Wanted #5 Review

Reviewer: Mathan “Ugh” Erhardt
Story Title: The Sh!t List

Written by: Mark Millar
Penciled and Inked by: J.G. Jones
Colored by: Paul Mounts
Lettered by: Robin Spehar & Dennis Heisler
Editor: David Wohl
Publisher: Top Cow > Image Comics

Wanted takes place on a world where Villains rule in the shadows and heroes don’t exist. Wesley Gibson was a weasely punk, who found out that his father was the notorious “The Killer” the most dangerous assassin ever, and that his father had just been killed. Wes inherited his fathers talent for killing and hasn’t looked back since.

The world is divided into continents, with one villain controlling each one. They had agreed to stay in the shadows. But recently some, lead by the dastardly Mister Rictus (who may have had a hand in the original Killer’s murder), have decided that they want to freely terrorize the regular joes again. To that end, Mister Rictus has begun eliminating those who oppose him, including some who Wes had befriended.

This issue begins with Wes on the run as he’s next to be eliminated. He and The Fox, his lady “friend” begin to hunt those that hunt him. He’s making his way to Mister Rictus, to live up to his name.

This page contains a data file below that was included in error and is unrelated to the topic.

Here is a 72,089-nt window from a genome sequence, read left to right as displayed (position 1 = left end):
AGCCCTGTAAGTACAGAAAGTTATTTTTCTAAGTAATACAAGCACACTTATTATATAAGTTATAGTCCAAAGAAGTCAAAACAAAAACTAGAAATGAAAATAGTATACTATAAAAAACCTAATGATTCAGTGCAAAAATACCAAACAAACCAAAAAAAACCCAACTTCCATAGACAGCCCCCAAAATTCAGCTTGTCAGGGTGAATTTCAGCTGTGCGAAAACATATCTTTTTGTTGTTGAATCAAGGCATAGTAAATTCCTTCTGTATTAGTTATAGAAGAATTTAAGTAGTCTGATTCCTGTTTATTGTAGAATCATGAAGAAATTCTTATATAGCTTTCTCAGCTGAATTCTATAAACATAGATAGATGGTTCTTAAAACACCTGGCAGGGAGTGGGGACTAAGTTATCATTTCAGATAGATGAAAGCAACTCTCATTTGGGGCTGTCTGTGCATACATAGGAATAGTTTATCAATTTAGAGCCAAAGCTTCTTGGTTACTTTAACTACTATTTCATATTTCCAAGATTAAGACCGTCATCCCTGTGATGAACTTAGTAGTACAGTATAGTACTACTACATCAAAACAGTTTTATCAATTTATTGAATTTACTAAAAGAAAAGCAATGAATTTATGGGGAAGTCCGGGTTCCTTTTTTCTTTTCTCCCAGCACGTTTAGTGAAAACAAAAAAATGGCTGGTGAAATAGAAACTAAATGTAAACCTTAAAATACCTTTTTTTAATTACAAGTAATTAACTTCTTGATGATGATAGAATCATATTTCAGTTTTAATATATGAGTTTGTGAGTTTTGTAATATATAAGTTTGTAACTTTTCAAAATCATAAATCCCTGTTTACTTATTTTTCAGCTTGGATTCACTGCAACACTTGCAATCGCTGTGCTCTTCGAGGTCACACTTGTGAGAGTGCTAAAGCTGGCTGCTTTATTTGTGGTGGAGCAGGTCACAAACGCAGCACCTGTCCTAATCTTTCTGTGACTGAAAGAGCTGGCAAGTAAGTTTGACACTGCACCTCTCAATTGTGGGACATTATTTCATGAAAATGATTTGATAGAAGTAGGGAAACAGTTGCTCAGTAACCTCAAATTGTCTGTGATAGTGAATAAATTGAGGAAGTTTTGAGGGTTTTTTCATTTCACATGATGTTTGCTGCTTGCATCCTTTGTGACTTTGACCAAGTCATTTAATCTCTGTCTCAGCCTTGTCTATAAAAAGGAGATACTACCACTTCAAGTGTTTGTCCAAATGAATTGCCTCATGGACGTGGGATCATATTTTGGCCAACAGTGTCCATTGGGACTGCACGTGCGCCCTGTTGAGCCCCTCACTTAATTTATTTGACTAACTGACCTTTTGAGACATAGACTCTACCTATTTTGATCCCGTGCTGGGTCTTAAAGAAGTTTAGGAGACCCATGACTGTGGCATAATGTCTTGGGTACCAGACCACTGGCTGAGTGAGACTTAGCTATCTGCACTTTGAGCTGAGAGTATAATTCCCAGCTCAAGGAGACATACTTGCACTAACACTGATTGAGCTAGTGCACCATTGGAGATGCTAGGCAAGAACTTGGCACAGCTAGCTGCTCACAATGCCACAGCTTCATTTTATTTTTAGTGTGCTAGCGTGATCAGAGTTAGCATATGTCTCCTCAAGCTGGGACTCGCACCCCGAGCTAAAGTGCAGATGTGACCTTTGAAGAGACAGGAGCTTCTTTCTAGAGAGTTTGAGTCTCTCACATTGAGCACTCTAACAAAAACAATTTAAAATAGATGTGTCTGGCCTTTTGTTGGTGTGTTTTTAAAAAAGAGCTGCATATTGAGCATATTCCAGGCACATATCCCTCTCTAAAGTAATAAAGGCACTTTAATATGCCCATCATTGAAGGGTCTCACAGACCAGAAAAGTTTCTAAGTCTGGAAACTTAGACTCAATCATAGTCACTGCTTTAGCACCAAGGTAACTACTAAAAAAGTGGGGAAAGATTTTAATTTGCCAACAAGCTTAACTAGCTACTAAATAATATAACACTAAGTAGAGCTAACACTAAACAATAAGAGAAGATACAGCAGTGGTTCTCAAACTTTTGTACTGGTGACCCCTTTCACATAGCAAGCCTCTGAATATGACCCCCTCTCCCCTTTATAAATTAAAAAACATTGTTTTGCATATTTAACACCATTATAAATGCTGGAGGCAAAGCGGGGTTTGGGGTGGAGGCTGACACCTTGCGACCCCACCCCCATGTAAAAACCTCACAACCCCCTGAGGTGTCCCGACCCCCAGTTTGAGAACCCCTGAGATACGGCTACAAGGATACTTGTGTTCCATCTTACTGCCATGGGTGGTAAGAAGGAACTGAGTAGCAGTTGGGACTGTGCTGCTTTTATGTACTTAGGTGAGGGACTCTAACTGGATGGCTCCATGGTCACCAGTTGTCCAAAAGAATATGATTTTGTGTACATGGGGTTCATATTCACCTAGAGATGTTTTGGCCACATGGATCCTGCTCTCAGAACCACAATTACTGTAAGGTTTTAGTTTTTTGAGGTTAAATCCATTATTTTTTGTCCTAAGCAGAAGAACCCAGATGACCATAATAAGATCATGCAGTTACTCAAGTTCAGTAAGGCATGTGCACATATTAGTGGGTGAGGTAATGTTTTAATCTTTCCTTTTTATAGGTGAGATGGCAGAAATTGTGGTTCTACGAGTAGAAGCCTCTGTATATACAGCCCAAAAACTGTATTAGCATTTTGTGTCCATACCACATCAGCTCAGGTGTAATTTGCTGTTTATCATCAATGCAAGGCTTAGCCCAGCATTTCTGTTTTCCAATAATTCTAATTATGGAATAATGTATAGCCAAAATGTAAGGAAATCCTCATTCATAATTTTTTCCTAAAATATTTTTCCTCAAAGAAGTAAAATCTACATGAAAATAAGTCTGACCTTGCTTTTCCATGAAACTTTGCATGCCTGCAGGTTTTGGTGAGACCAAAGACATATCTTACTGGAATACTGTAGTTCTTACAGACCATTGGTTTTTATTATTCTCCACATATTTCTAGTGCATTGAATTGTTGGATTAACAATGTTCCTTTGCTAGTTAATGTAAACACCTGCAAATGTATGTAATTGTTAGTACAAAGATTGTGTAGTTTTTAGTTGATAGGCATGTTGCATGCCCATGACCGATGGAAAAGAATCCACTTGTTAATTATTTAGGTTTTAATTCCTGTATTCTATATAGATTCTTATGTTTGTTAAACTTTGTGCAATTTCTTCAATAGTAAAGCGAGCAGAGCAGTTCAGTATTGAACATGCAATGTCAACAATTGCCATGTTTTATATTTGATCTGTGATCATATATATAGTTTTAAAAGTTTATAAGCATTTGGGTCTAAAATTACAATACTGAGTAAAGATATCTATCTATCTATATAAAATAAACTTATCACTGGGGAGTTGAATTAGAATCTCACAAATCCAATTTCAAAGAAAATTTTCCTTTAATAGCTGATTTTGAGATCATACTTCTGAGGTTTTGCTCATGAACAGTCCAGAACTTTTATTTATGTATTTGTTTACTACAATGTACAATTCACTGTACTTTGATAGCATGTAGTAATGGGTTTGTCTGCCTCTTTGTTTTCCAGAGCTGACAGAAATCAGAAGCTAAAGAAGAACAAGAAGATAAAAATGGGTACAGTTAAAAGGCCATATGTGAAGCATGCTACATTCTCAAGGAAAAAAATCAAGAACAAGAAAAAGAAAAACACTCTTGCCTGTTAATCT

He gets to Rictus’ hideout and faces an army of foes, which he dispatches. Then he tries to get information about his father’s death from Mister Rictus. Rictus plays glib and dies. Wes avenges his father’s death, only for his very much alive father to applaud his son’s actions. To be concluded.

Millar can write some great tales. This isn’t one of them. For me the allure of this book was the obvious parody of characters from DC and Marvel. It was cool to see tweaked costumes and read dialogue about familiar stories. But this issue has very little story. It’s really just one extended fight scene. And it isn’t even good looking or compelling. It’s just a bunch of people getting shot. Wes’ inner monologue isn’t interesting and the only thing that’s making me come back next month is the need for closure.

While the story is awful, the art is beautiful. J.G. Jones has done some great looking art on this book thus far. The homage to familiar characters is a nice bonus for comic fans. The murders can get tedious after awhile, but Jones manages to make them as realistic as possible. The art certainly redeems the book somewhat.

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